Linked by Thom Holwerda on Fri 12th Jun 2009 13:55 UTC
Internet Explorer Yesterday, Microsoft dropped a bomb by announcing that all versions of Windows 7 released in Europe would ship without Internet Explorer pre-installed. This was in answer to the EU antitrust investigation currently under way regarding possible illegal bundling of Internet Explorer with Windows. The first reactions to this news are coming in, with Opera and the EU both lamenting the move.
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IE is doomed
by soulrebel123 on Fri 12th Jun 2009 14:02 UTC
soulrebel123
Member since:
2009-05-13

IE has no future, MS knows it and has no interest in a small share of the browser market.
I think IE will be dropped completely at some point.

And I distinctly remember wishing it to be dead more than once :-)

Reply Score: 2

RE: IE is doomed
by panickedthumb on Fri 12th Jun 2009 14:04 in reply to "IE is doomed"
panickedthumb Member since:
2007-01-04

Yes, I've been wanting it dead for years now ;)

Reply Parent Score: 4

RE: IE is doomed
by Kroc on Fri 12th Jun 2009 14:41 in reply to "IE is doomed"
Kroc Member since:
2005-11-10

Micrsoft have been doing business the old way for a long time -- we want you to do everything the 'Microsoft way' -- rather than the new way -- we will give you the (interoperable) standards to do want you want to do.

Internet Explorer has to change from trying to dictate the way developers should code, to supporting the way developers want to code.

Apple realised a long time ago that it's better to be defining standards people want to use, then dictating them. That's why they're very active in contributing to standards. HTML5 and OpenCL to name two.

If Micrsoft want IE to have a future, they need to get in the standards game and realise that it's no longer 'my way or the highway', because we developers have decided to take the highway and do things on our terms now.

Reply Parent Score: 2

RE[2]: IE is doomed
by kaiwai on Sat 13th Jun 2009 04:02 in reply to "RE: IE is doomed"
kaiwai Member since:
2005-07-06

Micrsoft have been doing business the old way for a long time -- we want you to do everything the 'Microsoft way' -- rather than the new way -- we will give you the (interoperable) standards to do want you want to do.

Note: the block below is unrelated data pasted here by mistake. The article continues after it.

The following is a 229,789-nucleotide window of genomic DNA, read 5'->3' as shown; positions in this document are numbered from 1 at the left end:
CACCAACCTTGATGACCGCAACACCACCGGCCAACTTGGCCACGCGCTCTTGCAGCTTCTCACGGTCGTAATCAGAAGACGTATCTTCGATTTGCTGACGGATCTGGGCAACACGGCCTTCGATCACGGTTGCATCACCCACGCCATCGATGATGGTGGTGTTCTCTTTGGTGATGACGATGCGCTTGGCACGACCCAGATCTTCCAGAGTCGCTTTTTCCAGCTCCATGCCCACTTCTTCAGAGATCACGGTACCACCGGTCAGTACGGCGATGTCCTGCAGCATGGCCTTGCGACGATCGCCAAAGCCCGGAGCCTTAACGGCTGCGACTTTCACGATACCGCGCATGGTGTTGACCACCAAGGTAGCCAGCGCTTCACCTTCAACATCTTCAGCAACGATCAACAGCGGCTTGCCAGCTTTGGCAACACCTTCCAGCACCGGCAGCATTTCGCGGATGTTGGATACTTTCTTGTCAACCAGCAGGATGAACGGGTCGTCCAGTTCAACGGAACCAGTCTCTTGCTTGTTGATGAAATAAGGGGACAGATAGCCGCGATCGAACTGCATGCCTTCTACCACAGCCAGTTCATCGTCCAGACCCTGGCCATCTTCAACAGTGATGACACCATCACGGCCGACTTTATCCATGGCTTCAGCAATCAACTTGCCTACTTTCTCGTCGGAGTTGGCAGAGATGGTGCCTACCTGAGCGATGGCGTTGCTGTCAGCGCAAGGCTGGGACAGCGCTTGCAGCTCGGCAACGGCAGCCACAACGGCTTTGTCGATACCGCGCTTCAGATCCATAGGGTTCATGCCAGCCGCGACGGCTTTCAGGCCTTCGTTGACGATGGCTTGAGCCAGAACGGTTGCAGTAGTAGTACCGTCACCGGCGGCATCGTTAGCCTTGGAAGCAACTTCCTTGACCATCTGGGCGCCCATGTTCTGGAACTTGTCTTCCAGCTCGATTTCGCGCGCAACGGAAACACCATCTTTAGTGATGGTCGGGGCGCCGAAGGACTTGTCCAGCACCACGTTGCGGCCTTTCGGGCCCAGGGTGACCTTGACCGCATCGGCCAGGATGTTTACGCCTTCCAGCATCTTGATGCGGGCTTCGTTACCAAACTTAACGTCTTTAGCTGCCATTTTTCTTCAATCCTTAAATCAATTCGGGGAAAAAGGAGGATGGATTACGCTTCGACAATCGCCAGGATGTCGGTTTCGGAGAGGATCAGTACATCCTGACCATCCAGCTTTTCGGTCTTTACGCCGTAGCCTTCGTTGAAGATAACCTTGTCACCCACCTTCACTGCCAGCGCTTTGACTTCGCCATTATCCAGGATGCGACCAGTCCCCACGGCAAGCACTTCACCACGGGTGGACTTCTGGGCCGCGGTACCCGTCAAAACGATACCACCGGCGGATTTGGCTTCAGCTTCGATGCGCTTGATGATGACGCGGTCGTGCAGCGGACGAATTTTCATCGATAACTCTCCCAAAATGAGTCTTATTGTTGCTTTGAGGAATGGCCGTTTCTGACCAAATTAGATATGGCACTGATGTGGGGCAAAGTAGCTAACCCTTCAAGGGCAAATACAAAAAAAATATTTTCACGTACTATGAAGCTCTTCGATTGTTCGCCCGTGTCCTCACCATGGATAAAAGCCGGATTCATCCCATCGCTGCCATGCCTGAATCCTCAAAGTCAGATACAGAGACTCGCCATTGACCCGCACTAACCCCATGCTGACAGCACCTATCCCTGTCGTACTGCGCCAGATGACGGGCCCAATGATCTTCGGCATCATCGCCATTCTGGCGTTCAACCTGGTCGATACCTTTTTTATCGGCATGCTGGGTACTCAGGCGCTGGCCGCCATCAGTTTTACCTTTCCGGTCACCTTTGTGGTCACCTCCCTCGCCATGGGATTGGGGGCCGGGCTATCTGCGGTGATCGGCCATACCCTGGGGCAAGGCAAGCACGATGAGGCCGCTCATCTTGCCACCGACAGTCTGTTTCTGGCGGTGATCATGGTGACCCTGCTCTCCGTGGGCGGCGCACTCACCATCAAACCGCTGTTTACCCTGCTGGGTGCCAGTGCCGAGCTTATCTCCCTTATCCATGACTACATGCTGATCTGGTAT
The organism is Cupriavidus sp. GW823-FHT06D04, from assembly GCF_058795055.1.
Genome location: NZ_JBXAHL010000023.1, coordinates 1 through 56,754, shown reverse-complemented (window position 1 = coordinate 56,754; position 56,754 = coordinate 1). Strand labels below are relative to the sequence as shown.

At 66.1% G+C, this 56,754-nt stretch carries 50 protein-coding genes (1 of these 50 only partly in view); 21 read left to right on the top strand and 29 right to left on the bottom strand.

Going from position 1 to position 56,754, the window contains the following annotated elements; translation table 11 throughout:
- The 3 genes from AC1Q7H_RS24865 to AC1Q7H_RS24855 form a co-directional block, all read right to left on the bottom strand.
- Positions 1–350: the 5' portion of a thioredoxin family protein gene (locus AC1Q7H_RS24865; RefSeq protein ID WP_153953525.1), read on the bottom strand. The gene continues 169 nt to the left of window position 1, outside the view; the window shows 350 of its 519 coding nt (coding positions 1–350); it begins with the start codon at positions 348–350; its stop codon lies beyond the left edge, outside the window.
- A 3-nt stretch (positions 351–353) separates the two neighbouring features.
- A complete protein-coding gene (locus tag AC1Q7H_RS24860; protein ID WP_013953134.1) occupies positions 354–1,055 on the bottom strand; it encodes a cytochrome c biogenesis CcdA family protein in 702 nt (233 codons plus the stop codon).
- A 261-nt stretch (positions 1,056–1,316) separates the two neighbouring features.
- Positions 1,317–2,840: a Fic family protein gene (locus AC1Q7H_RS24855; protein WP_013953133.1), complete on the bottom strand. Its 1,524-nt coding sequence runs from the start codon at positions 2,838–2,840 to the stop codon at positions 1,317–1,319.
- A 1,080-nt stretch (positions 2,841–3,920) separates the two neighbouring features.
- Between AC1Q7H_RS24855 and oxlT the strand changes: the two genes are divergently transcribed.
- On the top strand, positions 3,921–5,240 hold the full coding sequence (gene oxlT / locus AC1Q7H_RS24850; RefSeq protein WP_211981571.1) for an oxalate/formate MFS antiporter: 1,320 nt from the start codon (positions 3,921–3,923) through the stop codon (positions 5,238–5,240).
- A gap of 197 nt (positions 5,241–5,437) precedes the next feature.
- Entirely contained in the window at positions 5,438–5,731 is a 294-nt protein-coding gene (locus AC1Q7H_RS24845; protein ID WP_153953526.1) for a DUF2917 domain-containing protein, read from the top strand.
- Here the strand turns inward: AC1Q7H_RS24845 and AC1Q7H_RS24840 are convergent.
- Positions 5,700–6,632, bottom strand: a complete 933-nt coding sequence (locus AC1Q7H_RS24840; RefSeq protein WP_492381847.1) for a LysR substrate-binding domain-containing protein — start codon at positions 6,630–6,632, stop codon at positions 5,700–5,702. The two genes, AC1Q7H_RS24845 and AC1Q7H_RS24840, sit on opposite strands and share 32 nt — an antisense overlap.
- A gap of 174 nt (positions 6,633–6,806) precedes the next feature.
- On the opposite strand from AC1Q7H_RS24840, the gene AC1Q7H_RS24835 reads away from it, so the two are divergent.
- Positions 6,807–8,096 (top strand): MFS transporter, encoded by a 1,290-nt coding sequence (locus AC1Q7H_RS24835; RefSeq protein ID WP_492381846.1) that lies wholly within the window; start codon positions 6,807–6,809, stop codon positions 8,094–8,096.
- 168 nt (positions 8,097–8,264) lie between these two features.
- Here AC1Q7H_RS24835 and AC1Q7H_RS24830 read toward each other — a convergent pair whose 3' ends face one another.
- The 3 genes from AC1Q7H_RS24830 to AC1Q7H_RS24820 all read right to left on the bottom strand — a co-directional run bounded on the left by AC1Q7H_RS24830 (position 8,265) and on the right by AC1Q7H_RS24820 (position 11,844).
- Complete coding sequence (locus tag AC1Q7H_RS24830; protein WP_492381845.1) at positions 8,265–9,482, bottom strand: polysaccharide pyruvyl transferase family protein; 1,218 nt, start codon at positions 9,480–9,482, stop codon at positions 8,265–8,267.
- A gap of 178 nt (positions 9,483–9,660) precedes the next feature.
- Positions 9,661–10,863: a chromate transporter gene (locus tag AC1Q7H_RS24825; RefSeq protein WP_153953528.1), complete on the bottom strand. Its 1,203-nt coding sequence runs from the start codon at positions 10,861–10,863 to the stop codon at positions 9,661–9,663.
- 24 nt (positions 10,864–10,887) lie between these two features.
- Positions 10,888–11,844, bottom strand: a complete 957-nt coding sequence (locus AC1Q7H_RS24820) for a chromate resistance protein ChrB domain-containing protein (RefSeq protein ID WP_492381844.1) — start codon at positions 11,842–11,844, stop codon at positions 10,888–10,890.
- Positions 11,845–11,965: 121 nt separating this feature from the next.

Internet Explorer has to change from trying to dictate the way developers should code, to supporting the way developers want to code.

Apple realised a long time ago that it's better to be defining standards people want to use, then dictating them. That's why they're very active in contributing to standards. HTML5 and OpenCL to name two.

If Micrsoft want IE to have a future, they need to get in the standards game and realise that it's no longer 'my way or the highway', because we developers have decided to take the highway and do things on our terms now.


Christ, don't say that out too loud - the last time I said something similar I had Thom jump down my back claiming that "Microsoft is changing! it really is! it just takes time! trust me, things are changing!"

Its been 8 years since the release of Windows XP (bring the NT line to the customer) and they had the opportunity to fix things up; they could could have worked with the Kronos group to unify DirectX and OpenGL under an 'open API to rule them all' but they failed to do so. They've failed to go to the open innovation network to sign a memorandum of understanding to point out that their patents were defensive only and those who wish to implement their technology will not be be subject to extortion (being sued into the grave demanding royalties).

Things aren't going to improve until 20+ years of employees are purged out of Microsoft and all future employment requirements include long term experience using non-Microsoft platforms and technologies.

Reply Parent Score: 2

RE[2]: IE is doomed
by bibe on Sat 13th Jun 2009 09:34 in reply to "RE: IE is doomed"
bibe Member since:
2005-07-09

If Micrsoft want IE to have a future, they need to get in the standards game and realise that it's no longer 'my way or the highway', because we developers have decided to take the highway and do things on our terms now.


Supporting and making open standards is great if you have small market share but standardizing OS if you are on the top is strategically very dangerous because it levels the play field and makes other alternatives easier to use. I don't see why Microsoft would want that, having their own interest in mind.

Walking the thin line between the necessary interoperability and exclusive features that tie users to their platform, that's the way MS and Apple too do it. Not a moral issue, just business.

And DirectX and OpenGl may do some same stuff but are fundamentally different approaches.

Reply Parent Score: 1